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Well friends and neighbors, 2020 is almost over. As I type this, there are a little more than seven hours left of it. By the time you read this, it will be gone.

I know a lot of people are saying this, but man, what a year.

If there is one thing that I’ve learned in 2020, it’s that W.B. Yeats was right when he wrote “The Second Coming:”

“Turning and turning in the widening gyre

The falcon cannot hear the falconer;

Things fall apart;

The center cannot hold;

Mere anarchy is loosed upon the world.”

We were all going about our lives until the middle of March, and then COVID-19 came.

And now, here we are.

It is easy to forget just how fragile all this is. We don’t like to think about it, but it’s the truth. In a matter of weeks, the world can grind to a halt. We watched it happen.

I recently watched the 90’s rendition of Stephen King’s “The Stand”, and will watch the new one on Hulu here pretty soon. In that book, 99% of the human population dies of an apocalyptically virulent strain of the flu, popularly called “Captain Trips,” in a matter of about two or three weeks.

COVID-19 ain’t Captain Trips thankfully, but the story makes the same point.

Many people believe that the pandemic was planned, that what we are living now is the result of a nefarious plot. I don’t think that’s true, but I can certainly understand why people would want that to be true. That probably sounds strange to you, Faithful Reader, and I can understand that too. Let me explain.

If this thing was planned by wicked conspiracists, it means that someone like us is at least in charge of it. It means it was theorized, planned and executed by human agency. That means that somewhere, somehow, there is human control, even malevolent human control.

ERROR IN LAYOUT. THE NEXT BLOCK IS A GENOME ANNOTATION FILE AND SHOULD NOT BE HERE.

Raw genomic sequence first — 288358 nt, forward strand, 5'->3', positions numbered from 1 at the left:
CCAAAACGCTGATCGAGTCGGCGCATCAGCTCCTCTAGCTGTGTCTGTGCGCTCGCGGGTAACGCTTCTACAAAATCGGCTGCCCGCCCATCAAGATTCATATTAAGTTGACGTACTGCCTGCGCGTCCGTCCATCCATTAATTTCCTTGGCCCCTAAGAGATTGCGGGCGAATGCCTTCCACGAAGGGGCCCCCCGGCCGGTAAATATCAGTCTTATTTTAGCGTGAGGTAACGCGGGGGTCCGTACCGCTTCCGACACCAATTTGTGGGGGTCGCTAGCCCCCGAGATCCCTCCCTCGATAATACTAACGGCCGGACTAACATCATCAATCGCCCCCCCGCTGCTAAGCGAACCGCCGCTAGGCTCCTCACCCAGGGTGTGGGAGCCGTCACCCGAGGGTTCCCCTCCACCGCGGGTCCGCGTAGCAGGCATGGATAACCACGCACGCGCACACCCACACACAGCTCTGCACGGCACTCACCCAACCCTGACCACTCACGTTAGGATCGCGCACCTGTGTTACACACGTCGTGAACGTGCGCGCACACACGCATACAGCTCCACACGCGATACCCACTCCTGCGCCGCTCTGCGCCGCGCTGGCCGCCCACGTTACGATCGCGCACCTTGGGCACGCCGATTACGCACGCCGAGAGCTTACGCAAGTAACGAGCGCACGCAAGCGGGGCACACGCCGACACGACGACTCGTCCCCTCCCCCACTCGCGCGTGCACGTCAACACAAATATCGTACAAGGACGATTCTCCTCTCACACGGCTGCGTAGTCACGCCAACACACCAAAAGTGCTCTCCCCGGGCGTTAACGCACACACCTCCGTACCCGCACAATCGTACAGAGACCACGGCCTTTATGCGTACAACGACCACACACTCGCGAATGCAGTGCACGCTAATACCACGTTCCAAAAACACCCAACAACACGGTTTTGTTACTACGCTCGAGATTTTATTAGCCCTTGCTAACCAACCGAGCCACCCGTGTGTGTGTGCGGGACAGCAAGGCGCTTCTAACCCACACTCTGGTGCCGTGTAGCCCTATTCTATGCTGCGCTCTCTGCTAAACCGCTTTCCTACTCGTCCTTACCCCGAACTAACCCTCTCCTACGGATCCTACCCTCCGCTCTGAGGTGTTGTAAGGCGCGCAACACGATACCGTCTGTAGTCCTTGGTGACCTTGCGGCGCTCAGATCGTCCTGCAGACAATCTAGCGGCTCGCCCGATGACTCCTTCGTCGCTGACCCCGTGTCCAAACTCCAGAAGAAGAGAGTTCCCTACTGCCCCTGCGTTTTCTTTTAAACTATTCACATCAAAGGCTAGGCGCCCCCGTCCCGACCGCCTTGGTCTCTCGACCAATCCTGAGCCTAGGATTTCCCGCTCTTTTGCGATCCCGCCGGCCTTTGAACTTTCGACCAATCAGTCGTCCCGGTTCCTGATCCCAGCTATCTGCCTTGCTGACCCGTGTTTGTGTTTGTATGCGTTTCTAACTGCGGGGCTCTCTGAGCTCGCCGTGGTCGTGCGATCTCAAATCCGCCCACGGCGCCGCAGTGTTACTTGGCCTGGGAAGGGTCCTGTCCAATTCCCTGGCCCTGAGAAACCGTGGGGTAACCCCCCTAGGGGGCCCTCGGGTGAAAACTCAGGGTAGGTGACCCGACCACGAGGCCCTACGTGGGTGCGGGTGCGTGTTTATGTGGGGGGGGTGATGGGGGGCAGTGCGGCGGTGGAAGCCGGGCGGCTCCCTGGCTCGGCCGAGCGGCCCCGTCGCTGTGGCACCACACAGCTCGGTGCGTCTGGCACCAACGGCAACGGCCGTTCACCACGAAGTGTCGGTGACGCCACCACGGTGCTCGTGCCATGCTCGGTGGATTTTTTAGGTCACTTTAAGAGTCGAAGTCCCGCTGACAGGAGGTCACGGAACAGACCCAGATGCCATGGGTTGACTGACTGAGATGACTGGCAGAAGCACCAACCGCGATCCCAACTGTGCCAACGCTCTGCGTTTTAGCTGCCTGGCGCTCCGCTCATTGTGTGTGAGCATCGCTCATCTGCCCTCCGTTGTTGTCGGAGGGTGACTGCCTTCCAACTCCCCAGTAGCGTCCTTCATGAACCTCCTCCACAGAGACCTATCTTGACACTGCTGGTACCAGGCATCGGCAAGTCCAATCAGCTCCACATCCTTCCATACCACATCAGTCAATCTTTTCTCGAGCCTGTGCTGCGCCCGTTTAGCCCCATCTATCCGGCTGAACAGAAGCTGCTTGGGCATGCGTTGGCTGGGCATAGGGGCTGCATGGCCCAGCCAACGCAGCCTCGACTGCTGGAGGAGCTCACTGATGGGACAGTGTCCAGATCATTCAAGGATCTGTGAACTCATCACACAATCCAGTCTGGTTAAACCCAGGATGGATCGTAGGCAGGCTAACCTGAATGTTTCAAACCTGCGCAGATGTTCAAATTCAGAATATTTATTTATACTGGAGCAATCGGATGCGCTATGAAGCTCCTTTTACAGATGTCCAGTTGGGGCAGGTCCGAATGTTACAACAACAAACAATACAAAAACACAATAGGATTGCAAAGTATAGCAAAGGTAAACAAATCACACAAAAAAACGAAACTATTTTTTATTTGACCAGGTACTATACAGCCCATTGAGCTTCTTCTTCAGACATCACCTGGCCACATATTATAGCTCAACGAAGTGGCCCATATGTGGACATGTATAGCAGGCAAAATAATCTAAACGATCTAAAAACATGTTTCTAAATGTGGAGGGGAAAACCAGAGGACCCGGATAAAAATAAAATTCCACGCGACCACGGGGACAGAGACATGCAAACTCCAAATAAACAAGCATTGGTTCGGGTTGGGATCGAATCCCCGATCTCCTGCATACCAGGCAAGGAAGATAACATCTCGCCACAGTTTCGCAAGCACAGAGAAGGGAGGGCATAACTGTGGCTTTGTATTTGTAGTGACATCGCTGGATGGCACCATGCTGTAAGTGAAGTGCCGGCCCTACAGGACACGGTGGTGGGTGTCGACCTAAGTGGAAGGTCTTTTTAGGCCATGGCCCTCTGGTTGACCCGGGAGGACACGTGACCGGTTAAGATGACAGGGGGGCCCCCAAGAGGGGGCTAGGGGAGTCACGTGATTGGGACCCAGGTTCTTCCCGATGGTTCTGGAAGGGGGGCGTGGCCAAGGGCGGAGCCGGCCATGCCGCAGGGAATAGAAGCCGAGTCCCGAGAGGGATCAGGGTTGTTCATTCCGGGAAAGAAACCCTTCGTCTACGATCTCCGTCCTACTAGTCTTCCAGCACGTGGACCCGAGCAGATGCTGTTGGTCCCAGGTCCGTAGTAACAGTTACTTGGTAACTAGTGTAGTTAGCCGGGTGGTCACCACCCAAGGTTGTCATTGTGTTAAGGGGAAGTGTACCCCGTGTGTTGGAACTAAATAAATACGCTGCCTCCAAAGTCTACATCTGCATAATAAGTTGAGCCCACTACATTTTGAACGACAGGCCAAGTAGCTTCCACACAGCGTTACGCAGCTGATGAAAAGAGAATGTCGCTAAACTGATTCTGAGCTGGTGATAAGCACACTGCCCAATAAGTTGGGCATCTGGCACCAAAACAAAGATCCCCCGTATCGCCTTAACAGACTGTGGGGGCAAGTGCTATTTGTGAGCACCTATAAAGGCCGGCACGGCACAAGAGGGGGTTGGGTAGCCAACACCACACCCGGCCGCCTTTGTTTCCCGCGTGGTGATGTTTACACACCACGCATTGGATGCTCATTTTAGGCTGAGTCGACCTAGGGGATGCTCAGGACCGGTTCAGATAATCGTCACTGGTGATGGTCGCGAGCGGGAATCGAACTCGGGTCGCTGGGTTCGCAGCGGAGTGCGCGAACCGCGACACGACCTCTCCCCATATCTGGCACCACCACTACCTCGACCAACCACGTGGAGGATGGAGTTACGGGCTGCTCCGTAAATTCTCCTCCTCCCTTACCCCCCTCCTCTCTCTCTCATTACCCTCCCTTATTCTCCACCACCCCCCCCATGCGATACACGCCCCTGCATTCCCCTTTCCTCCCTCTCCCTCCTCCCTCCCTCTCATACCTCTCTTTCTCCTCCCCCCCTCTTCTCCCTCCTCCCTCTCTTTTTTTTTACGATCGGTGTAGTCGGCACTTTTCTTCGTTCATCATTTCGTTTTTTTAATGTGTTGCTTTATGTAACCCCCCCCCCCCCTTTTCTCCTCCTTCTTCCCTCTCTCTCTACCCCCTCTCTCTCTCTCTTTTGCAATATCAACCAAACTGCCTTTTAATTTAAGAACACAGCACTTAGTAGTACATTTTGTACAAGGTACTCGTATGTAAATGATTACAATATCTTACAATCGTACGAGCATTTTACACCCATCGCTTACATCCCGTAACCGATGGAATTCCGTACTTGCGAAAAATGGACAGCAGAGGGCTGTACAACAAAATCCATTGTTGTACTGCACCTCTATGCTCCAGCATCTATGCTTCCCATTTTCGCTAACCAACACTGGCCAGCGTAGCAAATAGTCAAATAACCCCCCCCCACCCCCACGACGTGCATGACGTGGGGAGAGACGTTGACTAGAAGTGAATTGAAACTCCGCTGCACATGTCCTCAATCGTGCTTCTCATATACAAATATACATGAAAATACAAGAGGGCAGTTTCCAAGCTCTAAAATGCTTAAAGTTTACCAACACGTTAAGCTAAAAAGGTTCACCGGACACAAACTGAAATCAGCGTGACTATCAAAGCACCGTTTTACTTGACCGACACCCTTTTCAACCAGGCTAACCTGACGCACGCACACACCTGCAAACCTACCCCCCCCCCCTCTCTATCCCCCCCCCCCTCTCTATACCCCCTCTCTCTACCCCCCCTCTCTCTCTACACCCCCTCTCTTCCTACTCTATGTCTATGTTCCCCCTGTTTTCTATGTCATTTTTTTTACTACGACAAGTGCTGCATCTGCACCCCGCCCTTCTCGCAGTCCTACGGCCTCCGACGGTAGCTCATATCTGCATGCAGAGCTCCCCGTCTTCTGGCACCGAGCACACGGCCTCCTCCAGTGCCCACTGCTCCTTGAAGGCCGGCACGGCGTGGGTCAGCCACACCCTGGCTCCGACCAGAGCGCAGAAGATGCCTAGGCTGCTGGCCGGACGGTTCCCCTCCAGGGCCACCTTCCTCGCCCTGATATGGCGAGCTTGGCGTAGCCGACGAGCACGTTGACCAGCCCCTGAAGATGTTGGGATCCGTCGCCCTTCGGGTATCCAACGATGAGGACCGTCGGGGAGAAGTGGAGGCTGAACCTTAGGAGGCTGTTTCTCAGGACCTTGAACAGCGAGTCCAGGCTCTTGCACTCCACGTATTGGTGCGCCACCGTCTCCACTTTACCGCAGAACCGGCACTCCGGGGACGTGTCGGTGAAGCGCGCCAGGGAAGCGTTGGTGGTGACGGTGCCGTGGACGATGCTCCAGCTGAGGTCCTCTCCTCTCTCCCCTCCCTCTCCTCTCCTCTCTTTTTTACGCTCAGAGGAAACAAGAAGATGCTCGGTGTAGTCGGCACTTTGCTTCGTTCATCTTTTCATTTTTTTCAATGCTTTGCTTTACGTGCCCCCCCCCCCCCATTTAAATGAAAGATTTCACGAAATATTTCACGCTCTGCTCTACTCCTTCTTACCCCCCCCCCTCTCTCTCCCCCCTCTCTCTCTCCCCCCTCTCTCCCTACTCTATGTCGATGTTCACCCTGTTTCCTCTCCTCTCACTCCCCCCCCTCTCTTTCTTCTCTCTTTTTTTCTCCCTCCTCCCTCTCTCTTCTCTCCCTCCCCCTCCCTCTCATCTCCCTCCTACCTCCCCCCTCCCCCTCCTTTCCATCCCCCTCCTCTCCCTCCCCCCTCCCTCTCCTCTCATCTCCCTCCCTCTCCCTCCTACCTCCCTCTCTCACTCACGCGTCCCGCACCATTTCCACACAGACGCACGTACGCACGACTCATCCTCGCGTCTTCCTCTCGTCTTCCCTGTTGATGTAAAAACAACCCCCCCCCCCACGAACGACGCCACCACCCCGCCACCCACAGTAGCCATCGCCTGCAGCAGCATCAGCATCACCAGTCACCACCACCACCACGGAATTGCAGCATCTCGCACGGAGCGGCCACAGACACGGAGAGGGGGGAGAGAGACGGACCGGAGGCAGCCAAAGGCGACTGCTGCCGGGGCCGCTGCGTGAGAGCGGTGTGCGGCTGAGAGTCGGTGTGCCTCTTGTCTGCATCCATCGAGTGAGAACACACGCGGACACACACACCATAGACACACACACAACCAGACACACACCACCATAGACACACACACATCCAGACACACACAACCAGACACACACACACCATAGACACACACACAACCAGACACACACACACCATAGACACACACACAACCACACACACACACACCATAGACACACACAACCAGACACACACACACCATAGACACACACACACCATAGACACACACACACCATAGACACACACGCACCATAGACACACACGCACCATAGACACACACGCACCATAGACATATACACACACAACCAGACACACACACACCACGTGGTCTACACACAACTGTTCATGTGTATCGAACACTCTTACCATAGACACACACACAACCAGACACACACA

And as frightening as that is, consider the alternative: That there was a bat in a marketplace in China and it was infected with a virus, and one thing led to another and because of that someone you know, half a world away, got sick and maybe even died. And there was probably nothing you could do to stop it.

Given the choice between sinister globalist overlords and crawling chaos, I can see why people choose to believe in sinister globalist overlords. As scary as they are, crawling chaos is far more frightening.

And that, Faithful Reader, is what I mean when I say that I can understand why some people would be comforted by the idea that some big bad guys planned the pandemic and why that notion is so popular with so many. It is a grasp at the illusion of knowledge and the illusion of at least some measure of understanding and control.

“The Second Coming” has been on my mind lately. I need to go read it again.

Anyway, Happy New Year, Faithful Reader. We’ll take a cup of kindness yet for days of auld lang syne. Just don’t drink after anyone else.

Caleb Baumgardner is a local attorney. He can be reached at [email protected]

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